“I take thee, camping, as my lawfully wedded hobby. For richer, or poorer, for better or worse, in sickness and in health, and until heavy rains do us part.”
Yes, some of the best days of our lives involved camping, as well as some days you’d like to forget. This will begin a series on some of those memorable days gone by.
Nancy and I decided that camping might be a fun family activity soon after we married. One day, with Baby Angelin, in our arms, we went to Sears and bought a tent, a two-person sleeping bag, a Coleman stove and a Coleman lantern. Naturally, we charged it to Sears, the only credit we had at the time. We paid on that tent purchase and other early Sears charges for 40 years after we were married.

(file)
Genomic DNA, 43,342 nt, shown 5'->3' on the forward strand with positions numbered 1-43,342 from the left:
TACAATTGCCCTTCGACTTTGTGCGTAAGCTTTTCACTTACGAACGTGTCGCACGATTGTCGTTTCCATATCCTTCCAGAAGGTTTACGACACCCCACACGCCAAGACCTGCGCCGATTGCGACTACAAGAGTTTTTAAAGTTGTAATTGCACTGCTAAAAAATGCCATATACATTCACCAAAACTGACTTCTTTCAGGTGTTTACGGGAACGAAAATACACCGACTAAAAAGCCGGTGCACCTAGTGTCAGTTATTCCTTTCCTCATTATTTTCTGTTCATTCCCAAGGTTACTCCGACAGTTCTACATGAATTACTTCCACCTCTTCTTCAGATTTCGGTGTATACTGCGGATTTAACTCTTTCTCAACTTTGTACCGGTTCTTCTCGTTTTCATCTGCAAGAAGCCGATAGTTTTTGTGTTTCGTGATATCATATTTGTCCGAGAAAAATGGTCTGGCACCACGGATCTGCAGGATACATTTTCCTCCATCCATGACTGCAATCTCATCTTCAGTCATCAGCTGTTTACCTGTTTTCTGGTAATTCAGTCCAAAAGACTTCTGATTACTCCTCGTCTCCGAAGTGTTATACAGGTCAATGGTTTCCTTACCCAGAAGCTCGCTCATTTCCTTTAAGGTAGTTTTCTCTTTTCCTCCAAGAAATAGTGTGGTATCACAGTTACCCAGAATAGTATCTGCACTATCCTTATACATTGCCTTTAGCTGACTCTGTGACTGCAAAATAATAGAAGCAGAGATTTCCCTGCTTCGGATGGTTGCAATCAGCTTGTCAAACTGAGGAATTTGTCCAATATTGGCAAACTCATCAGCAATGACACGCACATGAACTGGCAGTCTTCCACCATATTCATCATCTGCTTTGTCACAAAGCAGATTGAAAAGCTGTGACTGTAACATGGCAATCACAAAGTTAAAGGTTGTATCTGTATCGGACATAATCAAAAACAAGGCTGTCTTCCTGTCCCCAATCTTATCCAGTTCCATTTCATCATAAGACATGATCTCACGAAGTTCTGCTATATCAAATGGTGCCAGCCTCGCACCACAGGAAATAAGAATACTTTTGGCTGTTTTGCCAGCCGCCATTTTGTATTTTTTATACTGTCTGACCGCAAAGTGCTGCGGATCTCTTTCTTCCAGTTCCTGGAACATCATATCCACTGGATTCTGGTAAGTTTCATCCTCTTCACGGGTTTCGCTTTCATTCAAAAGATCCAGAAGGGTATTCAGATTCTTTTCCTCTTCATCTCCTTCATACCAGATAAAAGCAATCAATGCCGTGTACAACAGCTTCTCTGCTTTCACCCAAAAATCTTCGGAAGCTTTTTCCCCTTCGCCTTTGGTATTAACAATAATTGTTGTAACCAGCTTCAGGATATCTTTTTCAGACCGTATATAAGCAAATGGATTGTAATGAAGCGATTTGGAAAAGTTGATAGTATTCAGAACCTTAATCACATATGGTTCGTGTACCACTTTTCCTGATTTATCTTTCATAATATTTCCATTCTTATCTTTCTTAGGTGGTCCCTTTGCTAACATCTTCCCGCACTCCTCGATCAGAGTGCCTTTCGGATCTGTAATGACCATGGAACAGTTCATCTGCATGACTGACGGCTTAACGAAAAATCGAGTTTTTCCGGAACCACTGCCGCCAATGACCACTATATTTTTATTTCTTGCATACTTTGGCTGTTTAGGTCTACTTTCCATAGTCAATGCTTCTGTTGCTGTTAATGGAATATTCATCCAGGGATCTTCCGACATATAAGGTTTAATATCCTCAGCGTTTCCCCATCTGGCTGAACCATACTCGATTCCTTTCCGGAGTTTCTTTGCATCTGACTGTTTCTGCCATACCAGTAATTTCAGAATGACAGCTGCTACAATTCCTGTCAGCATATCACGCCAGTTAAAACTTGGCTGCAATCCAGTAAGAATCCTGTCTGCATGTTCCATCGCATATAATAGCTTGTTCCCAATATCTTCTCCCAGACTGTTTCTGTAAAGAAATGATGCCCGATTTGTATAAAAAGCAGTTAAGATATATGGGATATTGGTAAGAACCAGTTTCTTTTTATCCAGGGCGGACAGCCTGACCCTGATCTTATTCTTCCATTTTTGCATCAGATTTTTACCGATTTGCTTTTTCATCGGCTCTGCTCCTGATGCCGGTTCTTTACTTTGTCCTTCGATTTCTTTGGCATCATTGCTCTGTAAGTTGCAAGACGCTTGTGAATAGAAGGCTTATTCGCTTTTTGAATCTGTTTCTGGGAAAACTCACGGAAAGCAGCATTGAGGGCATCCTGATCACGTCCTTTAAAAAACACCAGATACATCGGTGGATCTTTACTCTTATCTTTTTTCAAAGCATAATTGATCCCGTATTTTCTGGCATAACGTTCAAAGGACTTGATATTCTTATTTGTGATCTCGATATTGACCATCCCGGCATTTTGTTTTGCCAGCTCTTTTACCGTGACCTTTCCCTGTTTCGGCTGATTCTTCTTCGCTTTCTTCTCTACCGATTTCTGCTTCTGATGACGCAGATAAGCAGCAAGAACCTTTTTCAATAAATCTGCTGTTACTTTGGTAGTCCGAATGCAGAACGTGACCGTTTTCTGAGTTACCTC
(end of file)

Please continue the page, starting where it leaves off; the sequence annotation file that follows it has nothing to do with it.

Our new camping shelter was advertised as a 7-man tent. Maybe 7 pigmies, but not 7 adults. Once set up, our tent would comfortably sleep two adults, and maybe two children under 12, or a playpen and no kids under 12. The tent was made of a heavy canvas and was easily portable – if you had two mules. Still, it would do for us in the early going.
Soon after our purchase, we went camping with our good friends, Pam and Ray Pruitt. We chose a primitive campground at Smith Mountain Lake for some unknown reason. We were late arriving and had to prowl through this mountainside campground after dark with a flashlight, looking for Pam and Ray and calling out their names. We finally found their site, after waking half the campers. If we slept at all that night, with Angelin crawling over and around us and exploring every inch of our 7-man rural abode, it wasn’t much.
The next morning, I learned to eat medium rare bacon that had been sauteed on our new Coleman stove. We also ate the few eggs that were not been permanently stuck to the bottom of an aluminum frying pan. The cantaloupe was good, though. We also discovered on that first camping trip that chiggers are especially attracted to 7-man tents and Coleman stoves. It would be a while before we camped again.